Rfids on sanfransisco library books
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Posted on Fri, Mar. 05, 2004
S.F. library officials grilled on plan to put trackers in books
SAN FRANCISCO - San Francisco library officials hosted a public forum Thursday to hash out the thorny issue of radio frequency identification tags - small, paper-thin devices known as RFIDs that the city librarian wants to put in books to improve inventory control.
Critics of the idea say there are serious privacy concerns about exactly what information would be contained on the tags and how secure the devices would be. They fear third parties, bored hackers or the federal government might find a way to surreptitiously find out who's reading what.
"Privacy is really the handmaiden of the First Amendment," said Ann Brick, a staff attorney for the American Civil Liberties Union of Northern California. Brick stressed that while libraries are historically trustworthy about protecting with patron information, the prying technology of others may not be so kind.
"It's the rest of the world that we're really worried about," Brick said.
Several large city libraries throughout the United States use RFIDs for inventory control. And retailers are increasingly adopting the technology to streamline their operations and cut down on theft.
The system that the San Francisco library envisions would identify which items were checked out to whom, and then special gates installed at the exit doors would detect whether the book had physically left the premises.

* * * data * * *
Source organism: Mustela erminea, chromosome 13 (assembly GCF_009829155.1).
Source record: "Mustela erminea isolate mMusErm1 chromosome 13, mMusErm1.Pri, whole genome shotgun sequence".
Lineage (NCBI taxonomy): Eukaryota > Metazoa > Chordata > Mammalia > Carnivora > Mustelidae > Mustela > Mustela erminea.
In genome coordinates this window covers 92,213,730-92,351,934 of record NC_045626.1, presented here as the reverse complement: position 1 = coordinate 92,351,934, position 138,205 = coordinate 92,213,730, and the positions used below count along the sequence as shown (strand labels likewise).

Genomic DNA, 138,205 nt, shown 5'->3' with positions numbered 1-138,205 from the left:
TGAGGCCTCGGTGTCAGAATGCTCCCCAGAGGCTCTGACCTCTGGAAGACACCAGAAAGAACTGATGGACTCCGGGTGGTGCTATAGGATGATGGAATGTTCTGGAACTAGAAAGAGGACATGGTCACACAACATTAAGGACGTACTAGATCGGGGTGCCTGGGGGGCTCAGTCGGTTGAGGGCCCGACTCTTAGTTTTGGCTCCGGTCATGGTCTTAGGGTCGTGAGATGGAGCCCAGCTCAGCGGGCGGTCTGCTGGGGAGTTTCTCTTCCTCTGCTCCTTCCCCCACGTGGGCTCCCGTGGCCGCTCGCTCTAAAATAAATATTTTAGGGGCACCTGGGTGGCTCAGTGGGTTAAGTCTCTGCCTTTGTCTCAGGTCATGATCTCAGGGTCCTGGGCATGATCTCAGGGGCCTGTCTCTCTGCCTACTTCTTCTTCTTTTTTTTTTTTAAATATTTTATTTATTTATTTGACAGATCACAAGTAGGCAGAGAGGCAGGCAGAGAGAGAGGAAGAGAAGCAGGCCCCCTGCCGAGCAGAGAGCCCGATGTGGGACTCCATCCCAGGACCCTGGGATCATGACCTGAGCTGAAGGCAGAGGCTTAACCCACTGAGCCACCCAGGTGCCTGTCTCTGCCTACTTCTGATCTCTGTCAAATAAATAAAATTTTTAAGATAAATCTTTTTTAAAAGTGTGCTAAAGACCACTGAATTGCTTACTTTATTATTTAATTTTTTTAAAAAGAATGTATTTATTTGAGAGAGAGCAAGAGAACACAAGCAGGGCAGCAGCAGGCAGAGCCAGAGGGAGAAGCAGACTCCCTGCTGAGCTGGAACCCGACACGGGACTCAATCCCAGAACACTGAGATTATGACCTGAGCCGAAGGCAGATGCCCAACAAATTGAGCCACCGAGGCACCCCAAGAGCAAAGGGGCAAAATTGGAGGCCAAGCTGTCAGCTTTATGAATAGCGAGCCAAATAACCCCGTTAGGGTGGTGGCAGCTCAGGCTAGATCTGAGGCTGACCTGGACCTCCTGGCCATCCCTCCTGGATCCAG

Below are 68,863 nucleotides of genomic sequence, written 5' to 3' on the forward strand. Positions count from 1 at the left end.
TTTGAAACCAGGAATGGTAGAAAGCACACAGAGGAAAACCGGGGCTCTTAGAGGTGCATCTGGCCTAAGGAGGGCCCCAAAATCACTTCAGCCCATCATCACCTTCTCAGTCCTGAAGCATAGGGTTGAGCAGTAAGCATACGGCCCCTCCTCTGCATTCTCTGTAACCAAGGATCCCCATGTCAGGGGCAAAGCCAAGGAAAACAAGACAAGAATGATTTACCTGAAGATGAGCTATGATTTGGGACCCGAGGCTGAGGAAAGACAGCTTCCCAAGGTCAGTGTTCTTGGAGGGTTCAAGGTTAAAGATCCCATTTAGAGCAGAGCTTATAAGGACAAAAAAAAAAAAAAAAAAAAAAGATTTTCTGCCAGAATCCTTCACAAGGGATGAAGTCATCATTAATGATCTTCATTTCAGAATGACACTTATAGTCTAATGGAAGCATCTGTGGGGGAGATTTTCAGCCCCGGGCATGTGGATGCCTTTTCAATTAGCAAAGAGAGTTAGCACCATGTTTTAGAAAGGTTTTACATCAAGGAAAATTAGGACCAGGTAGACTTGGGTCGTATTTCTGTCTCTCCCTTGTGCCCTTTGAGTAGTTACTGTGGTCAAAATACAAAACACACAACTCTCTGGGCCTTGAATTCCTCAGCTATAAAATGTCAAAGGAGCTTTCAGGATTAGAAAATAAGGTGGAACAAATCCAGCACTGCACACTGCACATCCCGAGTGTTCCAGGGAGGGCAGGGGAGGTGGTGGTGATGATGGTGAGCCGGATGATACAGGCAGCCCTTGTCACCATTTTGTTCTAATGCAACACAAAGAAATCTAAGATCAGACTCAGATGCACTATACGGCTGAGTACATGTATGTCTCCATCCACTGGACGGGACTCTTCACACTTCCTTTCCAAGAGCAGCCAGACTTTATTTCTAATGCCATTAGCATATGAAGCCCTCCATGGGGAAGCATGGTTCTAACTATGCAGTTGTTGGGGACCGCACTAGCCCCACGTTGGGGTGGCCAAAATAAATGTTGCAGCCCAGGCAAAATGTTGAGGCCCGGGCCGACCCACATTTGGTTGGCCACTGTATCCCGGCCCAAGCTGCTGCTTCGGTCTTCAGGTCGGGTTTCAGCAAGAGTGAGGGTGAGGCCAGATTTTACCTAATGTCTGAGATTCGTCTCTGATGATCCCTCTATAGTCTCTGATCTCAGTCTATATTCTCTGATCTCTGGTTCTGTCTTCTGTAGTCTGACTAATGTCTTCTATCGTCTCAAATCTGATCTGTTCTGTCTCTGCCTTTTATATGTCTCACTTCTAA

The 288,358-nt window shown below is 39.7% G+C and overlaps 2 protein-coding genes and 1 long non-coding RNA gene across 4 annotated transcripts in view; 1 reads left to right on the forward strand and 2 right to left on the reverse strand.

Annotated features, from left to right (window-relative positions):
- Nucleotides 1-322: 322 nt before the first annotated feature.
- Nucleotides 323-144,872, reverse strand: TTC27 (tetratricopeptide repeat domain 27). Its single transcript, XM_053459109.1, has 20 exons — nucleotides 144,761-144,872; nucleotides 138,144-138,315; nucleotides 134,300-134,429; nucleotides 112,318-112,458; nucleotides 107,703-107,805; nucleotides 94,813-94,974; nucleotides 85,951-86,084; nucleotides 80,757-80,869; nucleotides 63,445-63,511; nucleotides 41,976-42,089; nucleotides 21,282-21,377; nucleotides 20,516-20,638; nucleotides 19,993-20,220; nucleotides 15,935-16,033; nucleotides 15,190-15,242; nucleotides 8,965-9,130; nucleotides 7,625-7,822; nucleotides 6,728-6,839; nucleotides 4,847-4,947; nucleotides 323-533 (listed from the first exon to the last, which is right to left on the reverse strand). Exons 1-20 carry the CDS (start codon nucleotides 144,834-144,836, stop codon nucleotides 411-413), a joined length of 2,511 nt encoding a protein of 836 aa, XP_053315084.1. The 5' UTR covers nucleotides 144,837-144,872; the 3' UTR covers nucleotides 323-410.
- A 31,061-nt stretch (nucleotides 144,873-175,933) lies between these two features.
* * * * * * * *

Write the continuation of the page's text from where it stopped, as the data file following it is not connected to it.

Kathy Lawhun, chief of the city's main library and a proponent of the RFID proposal, described the technology as benign by design.
"RFID is simply a chip with an antenna," Lawhun said. "You can have as little or as much as you want on that chip."
San Francisco library administrators insist the information that would be contained on the RFID chip would be the same that currently exists on the barcode system.
Others at the forum raised concerns about whether adding RFIDs to the many radio-powered devices that have proliferated throughout the city, such as cell phones, could cause health problems for their users. At that point city librarian Susan Hildreth held up her main library access card dangling around her neck, containing similar technology.
"We have it by our chest everyday. We're not dead yet," Hildreth said to chuckles from the panel.
Lee Tien, a senior staff attorney for the Electronic Frontier Foundation, said it's not the power of the chip, but those who would choose to exploit such devices in the future, that should be of concern.
"Now is the time to seriously worry about the government using RFIDs to track people," Tien told those in attendance.
Insecure RFIDs, which retain data that can be linked to personal information, are a danger, Tien argued.
"Insecure RFIDs ... make secret things possible," he added.
San Francisco's RFID plan still must pass muster with the mayor's office, the board of supervisors and the city's seven-member library commission.
RFID-enabled devices are expected to abound as the cost of RFID readers go down. Stockholm-based Cypak, AB Tuesday that it has developed a disposable computer made of a small RFID tag and printable sensors on paperboard.
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